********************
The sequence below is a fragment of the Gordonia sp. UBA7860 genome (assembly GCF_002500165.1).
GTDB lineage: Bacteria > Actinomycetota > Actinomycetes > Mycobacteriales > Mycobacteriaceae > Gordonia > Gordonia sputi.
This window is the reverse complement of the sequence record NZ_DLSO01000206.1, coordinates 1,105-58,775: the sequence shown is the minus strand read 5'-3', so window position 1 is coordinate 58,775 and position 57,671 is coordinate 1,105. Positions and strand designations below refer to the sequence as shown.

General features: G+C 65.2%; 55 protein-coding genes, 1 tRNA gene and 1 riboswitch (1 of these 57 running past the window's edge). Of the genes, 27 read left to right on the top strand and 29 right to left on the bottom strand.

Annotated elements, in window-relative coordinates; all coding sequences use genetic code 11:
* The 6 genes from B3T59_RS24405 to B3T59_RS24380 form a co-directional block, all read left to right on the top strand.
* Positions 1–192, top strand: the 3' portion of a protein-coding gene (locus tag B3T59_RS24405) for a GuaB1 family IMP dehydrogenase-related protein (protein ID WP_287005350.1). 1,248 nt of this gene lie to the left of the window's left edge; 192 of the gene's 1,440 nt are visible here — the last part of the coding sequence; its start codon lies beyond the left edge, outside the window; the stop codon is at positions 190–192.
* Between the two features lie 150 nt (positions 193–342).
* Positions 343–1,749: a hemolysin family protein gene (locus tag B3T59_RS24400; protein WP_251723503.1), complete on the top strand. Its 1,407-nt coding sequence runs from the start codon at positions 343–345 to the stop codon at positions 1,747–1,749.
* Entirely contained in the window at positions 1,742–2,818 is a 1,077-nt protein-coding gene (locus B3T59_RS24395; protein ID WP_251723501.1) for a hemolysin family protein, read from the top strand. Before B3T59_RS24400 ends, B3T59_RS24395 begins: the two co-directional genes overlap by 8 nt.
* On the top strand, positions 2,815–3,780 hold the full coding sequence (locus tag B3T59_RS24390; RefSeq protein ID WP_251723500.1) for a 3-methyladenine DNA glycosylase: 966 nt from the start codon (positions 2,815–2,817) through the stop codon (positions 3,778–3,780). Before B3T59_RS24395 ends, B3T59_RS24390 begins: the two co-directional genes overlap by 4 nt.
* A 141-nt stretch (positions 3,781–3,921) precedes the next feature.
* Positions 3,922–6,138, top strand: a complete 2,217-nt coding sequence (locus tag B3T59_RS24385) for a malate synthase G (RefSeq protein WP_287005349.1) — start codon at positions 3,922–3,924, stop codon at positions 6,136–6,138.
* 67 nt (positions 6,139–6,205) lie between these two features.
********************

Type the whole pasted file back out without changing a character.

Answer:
The sequence below is a fragment of the Gordonia sp. UBA7860 genome (assembly GCF_002500165.1).
GTDB lineage: Bacteria > Actinomycetota > Actinomycetes > Mycobacteriales > Mycobacteriaceae > Gordonia > Gordonia sputi.
This window is the reverse complement of the sequence record NZ_DLSO01000206.1, coordinates 1,105-58,775: the sequence shown is the minus strand read 5'-3', so window position 1 is coordinate 58,775 and position 57,671 is coordinate 1,105. Positions and strand designations below refer to the sequence as shown.

General features: G+C 65.2%; 55 protein-coding genes, 1 tRNA gene and 1 riboswitch (1 of these 57 running past the window's edge). Of the genes, 27 read left to right on the top strand and 29 right to left on the bottom strand.

Annotated elements, in window-relative coordinates; all coding sequences use genetic code 11:
* The 6 genes from B3T59_RS24405 to B3T59_RS24380 form a co-directional block, all read left to right on the top strand.
* Positions 1–192, top strand: the 3' portion of a protein-coding gene (locus tag B3T59_RS24405) for a GuaB1 family IMP dehydrogenase-related protein (protein ID WP_287005350.1). 1,248 nt of this gene lie to the left of the window's left edge; 192 of the gene's 1,440 nt are visible here — the last part of the coding sequence; its start codon lies beyond the left edge, outside the window; the stop codon is at positions 190–192.
* Between the two features lie 150 nt (positions 193–342).
* Positions 343–1,749: a hemolysin family protein gene (locus tag B3T59_RS24400; protein WP_251723503.1), complete on the top strand. Its 1,407-nt coding sequence runs from the start codon at positions 343–345 to the stop codon at positions 1,747–1,749.
* Entirely contained in the window at positions 1,742–2,818 is a 1,077-nt protein-coding gene (locus B3T59_RS24395; protein ID WP_251723501.1) for a hemolysin family protein, read from the top strand. Before B3T59_RS24400 ends, B3T59_RS24395 begins: the two co-directional genes overlap by 8 nt.
* On the top strand, positions 2,815–3,780 hold the full coding sequence (locus tag B3T59_RS24390; RefSeq protein ID WP_251723500.1) for a 3-methyladenine DNA glycosylase: 966 nt from the start codon (positions 2,815–2,817) through the stop codon (positions 3,778–3,780). Before B3T59_RS24395 ends, B3T59_RS24390 begins: the two co-directional genes overlap by 4 nt.
* A 141-nt stretch (positions 3,781–3,921) precedes the next feature.
* Positions 3,922–6,138, top strand: a complete 2,217-nt coding sequence (locus tag B3T59_RS24385) for a malate synthase G (RefSeq protein WP_287005349.1) — start codon at positions 3,922–3,924, stop codon at positions 6,136–6,138.
* 67 nt (positions 6,139–6,205) lie between these two features.